Monday night’s arrest of Faisal Shahzad, a 30-year-old Pakistani-American accused of planting a car bomb in Times Square on Saturday, will undoubtedly stoke the usual debate about how best to keep America safe in the age of Islamic terrorism. But this should not deflect us from another, equally pressing, question. Why do Pakistan and the Pakistani diaspora churn out such a high proportion of the world’s terrorists?Indonesia has more Muslims than Pakistan. Turkey is geographically closer to the troubles of the Middle East. The governments of Iran and Syria are immeasurably more hostile to America and the West. Yet it is Pakistan, or its diaspora, that produced the CIA shooter Mir Aimal Kasi; the 1993 World Trade Center bomber Ramzi Yousef (born in Kuwait to Pakistani parents); 9/11 mastermind Khalid Sheikh Mohammed; Wall Street Journal reporter Daniel Pearl’s kidnapper, Omar Saeed Sheikh; and three of the four men behind the July 2005 train and bus bombings in London.The list of jihadists not from Pakistan themselves—but whose passage to jihadism passes through that country—is even longer.
Among them are Osama bin Laden and Ayman al-Zawahiri, Mohamed Atta, shoe bomber Richard Reid, and John Walker Lindh, the so-called American Taliban. Over the past decade, Pakistani fingerprints have shown up on terrorist plots in, among other places, Germany, Denmark, Spain and the Netherlands. And this partial catalogue doesn’t include India, which tends to bear the brunt of its western neighbor’s love affair with violence.In attempting to explain why so many attacks—abortive and successful—can be traced back to a single country, analysts tend to dwell on the 1980s, when Pakistan acted as a staging ground for the successful American and Saudi-funded jihad against the Soviet Union in Afghanistan. But while the anti-Soviet campaign undoubtedly accelerated Pakistan’s emergence as a jihadist haven, to truly understand the country it’s important to go back further, to its creation.
Pakistan was carved out of the Muslim-majority areas of British India in 1947, the world’s first modern nation based solely on Islam. The country’s name means “Land of the Pure.” The capital city is Islamabad. The national flag carries the Islamic crescent and star. The cricket team wears green.
From the start, the new country was touched by the messianic zeal of pan-Islamism. The Quranic scholar Muhammad Asad—an Austrian Jew born Leopold Weiss—became an early Pakistani ambassador to the United Nations. The Egyptian Said Ramadan, son-in-law of Muslim Brotherhood founder Hassan al-Banna, made Pakistan a second home of sorts and collaborated with Pakistan’s leading Islamist ideologue, the Jamaat-e-Islami’s Abul Ala Maududi. In 1949, Pakistan established the world’s first transnational Islamic organization, the World Muslim Congress. Mohammad Amin al-Husayni, the virulently anti-Semitic grand mufti of Jerusalem, was appointed president.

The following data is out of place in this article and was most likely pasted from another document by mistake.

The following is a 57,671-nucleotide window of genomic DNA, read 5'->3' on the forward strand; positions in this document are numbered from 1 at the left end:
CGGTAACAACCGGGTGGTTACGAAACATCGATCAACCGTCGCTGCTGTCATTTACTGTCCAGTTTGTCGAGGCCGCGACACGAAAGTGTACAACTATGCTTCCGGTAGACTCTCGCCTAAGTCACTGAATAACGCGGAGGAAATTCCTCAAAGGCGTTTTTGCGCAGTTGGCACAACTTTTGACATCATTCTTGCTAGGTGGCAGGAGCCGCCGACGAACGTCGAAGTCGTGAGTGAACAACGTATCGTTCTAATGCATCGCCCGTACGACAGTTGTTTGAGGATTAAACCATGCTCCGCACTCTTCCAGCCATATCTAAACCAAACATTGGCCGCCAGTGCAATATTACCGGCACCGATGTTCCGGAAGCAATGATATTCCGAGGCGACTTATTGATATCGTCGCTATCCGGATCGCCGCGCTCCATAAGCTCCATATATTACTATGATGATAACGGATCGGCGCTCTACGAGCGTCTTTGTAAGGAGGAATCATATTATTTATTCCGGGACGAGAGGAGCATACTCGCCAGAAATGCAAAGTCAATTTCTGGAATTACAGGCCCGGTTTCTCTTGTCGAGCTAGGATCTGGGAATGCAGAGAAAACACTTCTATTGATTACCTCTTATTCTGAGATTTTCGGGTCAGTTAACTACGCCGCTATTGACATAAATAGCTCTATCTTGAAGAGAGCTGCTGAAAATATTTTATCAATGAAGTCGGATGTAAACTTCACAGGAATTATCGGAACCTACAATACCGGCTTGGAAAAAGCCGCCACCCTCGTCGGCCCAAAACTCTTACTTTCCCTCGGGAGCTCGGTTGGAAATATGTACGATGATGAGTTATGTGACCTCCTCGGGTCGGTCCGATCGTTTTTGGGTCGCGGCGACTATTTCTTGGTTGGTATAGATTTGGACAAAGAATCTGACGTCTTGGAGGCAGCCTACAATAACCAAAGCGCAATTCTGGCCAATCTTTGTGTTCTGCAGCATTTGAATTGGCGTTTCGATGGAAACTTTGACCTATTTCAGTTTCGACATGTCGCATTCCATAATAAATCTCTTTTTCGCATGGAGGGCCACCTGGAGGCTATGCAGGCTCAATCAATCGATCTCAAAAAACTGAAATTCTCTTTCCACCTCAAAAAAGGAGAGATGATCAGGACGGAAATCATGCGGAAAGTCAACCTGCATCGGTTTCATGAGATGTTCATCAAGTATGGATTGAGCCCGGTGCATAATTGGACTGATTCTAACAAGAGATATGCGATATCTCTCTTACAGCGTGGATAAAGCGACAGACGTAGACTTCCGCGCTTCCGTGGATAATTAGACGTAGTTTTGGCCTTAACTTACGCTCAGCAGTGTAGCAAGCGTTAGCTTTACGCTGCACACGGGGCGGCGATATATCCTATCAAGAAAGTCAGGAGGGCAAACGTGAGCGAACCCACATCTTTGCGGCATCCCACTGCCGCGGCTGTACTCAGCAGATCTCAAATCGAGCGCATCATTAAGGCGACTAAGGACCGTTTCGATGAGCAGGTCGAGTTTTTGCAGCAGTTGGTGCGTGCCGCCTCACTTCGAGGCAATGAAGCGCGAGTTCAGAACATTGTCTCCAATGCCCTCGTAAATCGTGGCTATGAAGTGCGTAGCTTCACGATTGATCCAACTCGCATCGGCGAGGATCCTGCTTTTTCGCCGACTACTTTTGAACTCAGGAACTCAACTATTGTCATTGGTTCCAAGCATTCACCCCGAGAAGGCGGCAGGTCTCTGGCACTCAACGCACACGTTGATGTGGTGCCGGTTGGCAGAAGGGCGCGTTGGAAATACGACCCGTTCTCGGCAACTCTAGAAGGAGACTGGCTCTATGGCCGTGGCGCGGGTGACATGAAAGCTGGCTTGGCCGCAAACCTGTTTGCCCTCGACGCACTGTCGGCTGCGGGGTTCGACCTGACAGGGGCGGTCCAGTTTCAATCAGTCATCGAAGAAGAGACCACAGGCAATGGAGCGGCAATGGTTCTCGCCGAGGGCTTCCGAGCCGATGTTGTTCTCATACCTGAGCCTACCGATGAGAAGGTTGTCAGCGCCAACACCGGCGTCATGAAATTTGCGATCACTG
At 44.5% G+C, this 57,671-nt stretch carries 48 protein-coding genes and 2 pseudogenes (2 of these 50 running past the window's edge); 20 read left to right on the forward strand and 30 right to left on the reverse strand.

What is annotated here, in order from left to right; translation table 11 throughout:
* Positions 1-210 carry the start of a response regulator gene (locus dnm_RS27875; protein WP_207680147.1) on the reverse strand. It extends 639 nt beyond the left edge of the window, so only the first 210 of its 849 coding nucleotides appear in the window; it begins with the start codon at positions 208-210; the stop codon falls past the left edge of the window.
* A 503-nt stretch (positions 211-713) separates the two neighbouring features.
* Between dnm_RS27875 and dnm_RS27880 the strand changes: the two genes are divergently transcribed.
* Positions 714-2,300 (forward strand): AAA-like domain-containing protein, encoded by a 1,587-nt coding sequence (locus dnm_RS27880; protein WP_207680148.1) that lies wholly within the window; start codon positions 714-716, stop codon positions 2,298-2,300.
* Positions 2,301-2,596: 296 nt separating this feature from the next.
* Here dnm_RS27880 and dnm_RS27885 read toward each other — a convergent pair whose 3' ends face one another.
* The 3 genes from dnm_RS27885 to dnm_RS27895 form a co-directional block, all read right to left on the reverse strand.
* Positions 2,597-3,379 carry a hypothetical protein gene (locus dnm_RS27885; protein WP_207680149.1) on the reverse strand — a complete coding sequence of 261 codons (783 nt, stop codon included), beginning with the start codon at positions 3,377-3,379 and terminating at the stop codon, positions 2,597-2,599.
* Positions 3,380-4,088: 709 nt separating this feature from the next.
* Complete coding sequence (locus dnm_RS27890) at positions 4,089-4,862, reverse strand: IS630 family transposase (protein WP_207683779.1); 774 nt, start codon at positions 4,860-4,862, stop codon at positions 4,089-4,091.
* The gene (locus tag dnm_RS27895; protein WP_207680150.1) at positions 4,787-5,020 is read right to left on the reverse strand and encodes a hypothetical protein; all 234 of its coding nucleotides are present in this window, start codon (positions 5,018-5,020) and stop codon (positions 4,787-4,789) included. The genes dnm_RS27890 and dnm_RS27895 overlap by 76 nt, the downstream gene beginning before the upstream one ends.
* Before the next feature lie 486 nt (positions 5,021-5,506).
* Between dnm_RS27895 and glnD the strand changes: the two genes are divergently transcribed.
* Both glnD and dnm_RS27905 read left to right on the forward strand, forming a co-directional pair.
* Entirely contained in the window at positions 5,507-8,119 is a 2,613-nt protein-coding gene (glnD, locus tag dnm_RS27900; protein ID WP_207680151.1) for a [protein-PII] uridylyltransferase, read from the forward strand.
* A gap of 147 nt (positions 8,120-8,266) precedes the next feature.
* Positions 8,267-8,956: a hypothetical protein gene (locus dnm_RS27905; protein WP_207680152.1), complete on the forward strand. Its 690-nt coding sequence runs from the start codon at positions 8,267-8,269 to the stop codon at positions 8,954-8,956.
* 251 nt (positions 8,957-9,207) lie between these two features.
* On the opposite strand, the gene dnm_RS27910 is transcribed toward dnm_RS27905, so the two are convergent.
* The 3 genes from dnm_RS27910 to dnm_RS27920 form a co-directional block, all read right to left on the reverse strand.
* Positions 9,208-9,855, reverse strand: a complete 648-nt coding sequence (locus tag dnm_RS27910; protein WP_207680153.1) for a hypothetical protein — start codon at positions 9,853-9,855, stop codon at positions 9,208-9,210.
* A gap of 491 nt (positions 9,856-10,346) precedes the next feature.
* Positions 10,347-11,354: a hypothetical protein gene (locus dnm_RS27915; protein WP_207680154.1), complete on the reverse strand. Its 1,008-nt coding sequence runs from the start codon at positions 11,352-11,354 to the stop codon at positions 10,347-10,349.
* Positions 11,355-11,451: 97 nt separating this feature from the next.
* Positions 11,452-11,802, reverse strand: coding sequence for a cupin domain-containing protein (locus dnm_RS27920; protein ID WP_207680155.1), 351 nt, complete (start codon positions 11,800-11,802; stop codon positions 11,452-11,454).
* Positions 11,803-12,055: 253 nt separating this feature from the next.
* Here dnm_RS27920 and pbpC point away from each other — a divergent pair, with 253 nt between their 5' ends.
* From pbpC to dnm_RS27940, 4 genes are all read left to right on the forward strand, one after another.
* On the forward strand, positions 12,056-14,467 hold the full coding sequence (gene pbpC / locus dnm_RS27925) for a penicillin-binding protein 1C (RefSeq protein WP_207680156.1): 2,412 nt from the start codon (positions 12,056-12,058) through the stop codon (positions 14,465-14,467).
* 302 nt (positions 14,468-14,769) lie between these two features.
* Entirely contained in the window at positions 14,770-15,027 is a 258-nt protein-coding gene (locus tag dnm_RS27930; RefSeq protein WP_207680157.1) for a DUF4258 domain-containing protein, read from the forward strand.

Through alternating periods of civilian and military rule, one thing about Pakistan has remained constant—the central place of Islam in national life. In the 1960s, Pakistan launched a war against India in an attempt to seize control of Kashmir, the country’s only Muslim-majority province, one that most Pakistanis believe ought to be theirs by right.
In the 1970s the Pakistani army carried out what Bangladeshis call a genocide in Bangladesh; non-Muslims suffered disproportionately. Prime Minister Zulfikar Ali Bhutto boasted about creating an “Islamic bomb.” (The father of Pakistan’s nuclear program, A.Q. Khan, would later export nuclear technology to the revolutionary regime in Iran.) In the 1980s Pakistan welcomed Osama bin Laden, Ayman al-Zawahiri and the Palestinian theorist of global jihad Abdullah Azzam.
In the 1990s, armed with expertise and confidence gained fighting the Soviets, the army’s notorious Inter-Services Intelligence (ISI) spawned the Taliban to take over Afghanistan, and a plethora of terrorist groups to challenge India in Kashmir. Even after 9/11, and despite about $18 billion of American aid, Pakistan has found it hard to reform its instincts.
Pakistan’s history of pan-Islamism does not mean that all Pakistanis, much less everyone of Pakistani origin, hold extremist views. But it does explain why a larger percentage of Pakistanis than, say, Indonesians or Tunisians, are likely to see the world through the narrow prism of their faith. The ISI’s reluctance to dismantle the infrastructure of terrorism—training camps, a web of ultra-orthodox madrassas that preach violence, and terrorist groups such as the Lashkar-e-Taiba—ensure that Pakistan remains a magnet for any Muslim with a grudge against the world and the urge to do something violent about it.
If Pakistan is to be reformed, then the goal must be to replace its political and cultural DNA. Pan-Islamism has to give way to old-fashioned nationalism. An expansionist foreign policy needs to be canned in favor of development for the impoverished masses. The grip of the army, and by extension the ISI, over national life will have to be weakened. The encouragement of local languages and cultures such as Punjabi and Sindhi can help create a broader identity, one not in conflict with the West. School curricula ought to be overhauled to inculcate a respect for non-Muslims.
Needless to say, this will be a long haul. But it’s the only way to ensure that the next time someone is accused of trying to blow up a car in a crowded place far away from home, the odds aren’t that he’ll somehow have a Pakistan connection.